Children at Risk for Depression

Children playing musical instruments at home

James Hudziak, and other researchers, presented information suggesting a strategy for improving brain health, and reducing anxiety and depression in children at risk for these conditions at the 2015 meeting of the American Academy of Child and Adolescent Psychiatry.

We have previously mentioned in this blog another excellent resource for information on bipolar, Bipolar Network News, and this information is summarized from several blog posts on that website.

At that meeting, researcher James Hudziak suggested that practicing music, mindfulness, and exercise should be encouraged in all school children to increase brain health, and that more intensive efforts are necessary for children in families that are at risk for mood and behavioral difficulties or in children who show some dysfunction in these areas.

Hudziak has implemented a statewide program in Vermont that encourages families to engage in these healthy practices. For more information about the programs Hudziak implemented in Vermont, use the internet to search for the Vermont Family Based Approach, see his book Developmental Psychopathology and Wellness: Genetic and Environmental Influences, or call the University of Vermont Medical Center at (802)847-0000 or (800)358-1144.

Hudziak  analyzed brain scans of 232 children ages 6 to 18 and they report that.. “practicing an instrument such as the piano or violin increased working memory, gray matter volume in the brain, and the ability to screen out irrelevant noise. Practicing mindfulness increased white matter volume and reduced anxiety and depression. Exercise also increased brain volume and neuropsychological abilities.”


At the 2015 meeting of the American Academy of Child and Adolescent Psychiatry, researcher Benjamin I. Goldstein reported that 20 minutes of vigorous exercise on a bike improved cognition and decreased hyperactivity in the medial prefrontal cortex in adolescents with and without bipolar disorder.

At the same meeting, researcher Danella M. Hafeman reported that offspring of parents with bipolar disorder who exercised more had lower levels of anxiety.

Editor’s Note: Recognizing and responding to mood symptoms is key to the prevention and treatment of bipolar disorder in children and adolescents at high risk for the illness. For these young people, exercise, a nutritious diet, good sleep habits, and family psychoeducation about bipolar disorder symptoms may be a good place to start. Joining our Child Network may also be helpful.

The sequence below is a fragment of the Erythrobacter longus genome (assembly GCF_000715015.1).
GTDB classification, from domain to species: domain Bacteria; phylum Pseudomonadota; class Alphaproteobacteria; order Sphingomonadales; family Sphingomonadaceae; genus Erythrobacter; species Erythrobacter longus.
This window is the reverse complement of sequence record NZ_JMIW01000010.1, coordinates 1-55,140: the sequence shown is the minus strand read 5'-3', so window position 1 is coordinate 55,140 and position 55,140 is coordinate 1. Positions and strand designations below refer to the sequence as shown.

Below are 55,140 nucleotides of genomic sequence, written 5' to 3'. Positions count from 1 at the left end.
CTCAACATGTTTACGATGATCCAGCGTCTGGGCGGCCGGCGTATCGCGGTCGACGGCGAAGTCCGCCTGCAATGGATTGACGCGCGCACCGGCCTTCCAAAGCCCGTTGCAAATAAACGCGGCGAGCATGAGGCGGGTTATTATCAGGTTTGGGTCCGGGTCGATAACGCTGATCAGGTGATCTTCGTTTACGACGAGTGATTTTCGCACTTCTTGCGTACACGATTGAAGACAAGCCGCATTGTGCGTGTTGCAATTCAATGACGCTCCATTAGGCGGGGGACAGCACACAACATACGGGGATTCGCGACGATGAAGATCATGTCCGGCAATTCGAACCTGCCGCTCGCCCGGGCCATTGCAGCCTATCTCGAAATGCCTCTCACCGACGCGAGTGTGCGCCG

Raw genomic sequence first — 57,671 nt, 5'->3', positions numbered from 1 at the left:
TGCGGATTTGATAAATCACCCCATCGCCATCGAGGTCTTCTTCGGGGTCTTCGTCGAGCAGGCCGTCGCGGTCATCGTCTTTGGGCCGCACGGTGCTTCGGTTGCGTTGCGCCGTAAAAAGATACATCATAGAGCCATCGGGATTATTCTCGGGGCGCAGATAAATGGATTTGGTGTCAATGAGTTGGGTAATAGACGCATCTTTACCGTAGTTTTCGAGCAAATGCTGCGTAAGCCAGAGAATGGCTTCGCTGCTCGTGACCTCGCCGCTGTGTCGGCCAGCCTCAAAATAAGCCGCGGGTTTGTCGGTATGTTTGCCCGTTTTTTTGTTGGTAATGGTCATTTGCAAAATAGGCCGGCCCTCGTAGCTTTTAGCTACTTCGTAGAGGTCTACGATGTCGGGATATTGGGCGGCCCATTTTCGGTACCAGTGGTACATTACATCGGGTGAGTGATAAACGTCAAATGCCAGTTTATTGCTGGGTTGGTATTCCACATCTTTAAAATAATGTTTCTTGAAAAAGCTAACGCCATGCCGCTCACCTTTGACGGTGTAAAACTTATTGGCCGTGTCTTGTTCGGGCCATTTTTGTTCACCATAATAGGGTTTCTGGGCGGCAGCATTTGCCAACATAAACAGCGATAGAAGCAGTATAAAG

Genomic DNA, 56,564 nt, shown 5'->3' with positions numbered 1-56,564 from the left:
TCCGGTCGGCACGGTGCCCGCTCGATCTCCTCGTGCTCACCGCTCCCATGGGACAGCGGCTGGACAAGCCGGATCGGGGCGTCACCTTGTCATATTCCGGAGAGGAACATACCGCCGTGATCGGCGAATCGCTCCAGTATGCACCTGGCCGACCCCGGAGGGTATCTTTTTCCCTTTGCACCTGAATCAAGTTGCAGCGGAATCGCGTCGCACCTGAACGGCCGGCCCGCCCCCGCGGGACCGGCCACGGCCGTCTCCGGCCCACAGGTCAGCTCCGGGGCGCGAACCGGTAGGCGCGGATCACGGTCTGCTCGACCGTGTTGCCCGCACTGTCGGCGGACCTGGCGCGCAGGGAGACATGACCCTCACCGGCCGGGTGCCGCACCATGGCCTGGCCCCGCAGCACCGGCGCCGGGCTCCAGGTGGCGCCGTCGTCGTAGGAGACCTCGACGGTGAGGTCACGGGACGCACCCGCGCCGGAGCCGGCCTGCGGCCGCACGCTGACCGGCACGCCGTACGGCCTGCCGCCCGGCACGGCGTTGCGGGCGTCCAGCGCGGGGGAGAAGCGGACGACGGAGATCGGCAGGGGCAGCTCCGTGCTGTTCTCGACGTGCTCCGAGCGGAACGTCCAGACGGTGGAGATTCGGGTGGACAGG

For More Information

Children at Risk for Bipolar

Mindfulness Based Cognitive Therapy for Bipolar

Music and Mood

Aerobic Exercise Stimulates Neuron Growth


Music and Mood

musicPeople naturally turn to music to change or improve their moods. There are surprisingly few studies on this. But those studies that do exist confirm what we already know, music can definitely affect our mood.

Enough of the science, if we know music affects mood, how can we use that knowledge to “moodsurf” better?

One thing that we have discovered over the years is that if you want to help someone change or improve their mood it is best to start pretty close to how they are feeling. If you try talking “super-cheerfully” to someone who is depressed you will see what we mean.

A neat illustration of how to use this effect to help people change their mood is contained on the CD (MP3 collection) by Amy Saltzman, MD entitled Still Quiet Place: Mindfulness for Young Children. (OK hang with me a sec, this is not just useful for kids). It is called “wilds” and listen to how it catches the hyperactive energy of a child and gradually slows it down.

So, the typical prescription for the “blues,” bright, cheerful music (Mozart, Vivaldi, bluegrass, polka, Klezmer, Salsa, reggae), may seem fake or off putting. Try instead music that resonates with it the feeling and finds in the blues the beauty and poignancy of sadness. As one melancholic music lover puts it: “When I hear sad music composed by a man who suffered, as did Chopin, Beethoven and Tchaikovsky, I feel that I am ‘seconded,’ and in feeling the beauty of that music I forget I am not well…” (5, p. 254)

For great music to “second” your sadness, try Faure (Pelleas et Mellisande), Ravel (Pavane for a Dead Princess), Rachmaninoff (Vocalise or his Symphony No. 2: Adagio), Dvorak (New World Symphony: Largo), Chopin, Barber (Adagio for Strings), or your favorite sad ballads or blues songs.

Bring your emotional turmoil in for a more rugged workout to the great romantic composers: Beethoven, Brahms, Tchaikovsky ( Sixth Symphony ), Mahler.

If you’re more adventurous, more modern, dissonant music can second your feelings of confusion, angst, alienation, or despair.

Music that brims with faith, hope, love, courage, or strength can be inspiring and empowering. Beethoven’s exuberant Ode to Joy chorus ( Ninth Symphony ) is a classic example. Other standouts include the music of Bach, Handel (Messiah), Wagner, Dvorak (New World Symphony), Vaughan Williams (Lark Ascending), and much folk, “world beat,” and pop/rock music.

Music can, of course, be great for relaxation or reveries. Try Baroque slow movements (Pachelbel’s Canon in D, Bach’s Air on the G String, Faure (Pavane), Debussy (Prelude a l’apres midi d’un Faune, Clair de Lune), Satie (Gymnopedies), Delius, “cool” jazz, and New Age music.

Finally, let’s not overlook music as a stimulant. Try Mozart, Prokofiev, march music, Zydeco, Dixieland, Klezmer, bluegrass, Gypsy music, Salsa, Indian and Near Eastern music, rock, and pop.

Excerpted from chapter 30 of Dealing with Depression Naturally , copyright (c) 1995 by Syd Baumel, published by Keats Publishing Inc., New Canaan, Conn.